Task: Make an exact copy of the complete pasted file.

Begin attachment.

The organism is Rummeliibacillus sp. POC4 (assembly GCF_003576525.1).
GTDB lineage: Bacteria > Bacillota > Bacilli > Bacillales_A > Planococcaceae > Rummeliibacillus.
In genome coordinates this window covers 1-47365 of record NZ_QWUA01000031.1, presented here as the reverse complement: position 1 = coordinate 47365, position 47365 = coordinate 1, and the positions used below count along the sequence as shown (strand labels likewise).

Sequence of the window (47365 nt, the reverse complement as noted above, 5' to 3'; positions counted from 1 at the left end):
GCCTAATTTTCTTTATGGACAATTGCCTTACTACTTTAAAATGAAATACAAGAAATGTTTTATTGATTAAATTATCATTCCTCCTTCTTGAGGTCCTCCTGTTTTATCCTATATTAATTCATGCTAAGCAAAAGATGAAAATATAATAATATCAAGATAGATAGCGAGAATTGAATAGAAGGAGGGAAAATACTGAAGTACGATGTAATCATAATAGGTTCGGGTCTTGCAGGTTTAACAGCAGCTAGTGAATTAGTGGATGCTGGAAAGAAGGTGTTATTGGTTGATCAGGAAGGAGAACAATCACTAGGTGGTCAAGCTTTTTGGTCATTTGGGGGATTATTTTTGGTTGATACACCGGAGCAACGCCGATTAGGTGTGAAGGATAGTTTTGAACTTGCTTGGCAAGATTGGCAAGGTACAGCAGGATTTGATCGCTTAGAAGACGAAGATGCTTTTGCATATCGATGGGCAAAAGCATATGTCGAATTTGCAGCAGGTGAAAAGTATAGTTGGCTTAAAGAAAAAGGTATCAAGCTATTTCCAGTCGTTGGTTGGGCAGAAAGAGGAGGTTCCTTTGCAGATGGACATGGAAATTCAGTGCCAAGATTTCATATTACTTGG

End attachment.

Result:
The organism is Rummeliibacillus sp. POC4 (assembly GCF_003576525.1).
GTDB lineage: Bacteria > Bacillota > Bacilli > Bacillales_A > Planococcaceae > Rummeliibacillus.
In genome coordinates this window covers 1-47365 of record NZ_QWUA01000031.1, presented here as the reverse complement: position 1 = coordinate 47365, position 47365 = coordinate 1, and the positions used below count along the sequence as shown (strand labels likewise).

Sequence of the window (47365 nt, the reverse complement as noted above, 5' to 3'; positions counted from 1 at the left end):
GCCTAATTTTCTTTATGGACAATTGCCTTACTACTTTAAAATGAAATACAAGAAATGTTTTATTGATTAAATTATCATTCCTCCTTCTTGAGGTCCTCCTGTTTTATCCTATATTAATTCATGCTAAGCAAAAGATGAAAATATAATAATATCAAGATAGATAGCGAGAATTGAATAGAAGGAGGGAAAATACTGAAGTACGATGTAATCATAATAGGTTCGGGTCTTGCAGGTTTAACAGCAGCTAGTGAATTAGTGGATGCTGGAAAGAAGGTGTTATTGGTTGATCAGGAAGGAGAACAATCACTAGGTGGTCAAGCTTTTTGGTCATTTGGGGGATTATTTTTGGTTGATACACCGGAGCAACGCCGATTAGGTGTGAAGGATAGTTTTGAACTTGCTTGGCAAGATTGGCAAGGTACAGCAGGATTTGATCGCTTAGAAGACGAAGATGCTTTTGCATATCGATGGGCAAAAGCATATGTCGAATTTGCAGCAGGTGAAAAGTATAGTTGGCTTAAAGAAAAAGGTATCAAGCTATTTCCAGTCGTTGGTTGGGCAGAAAGAGGAGGTTCCTTTGCAGATGGACATGGAAATTCAGTGCCAAGATTTCATATTACTTGG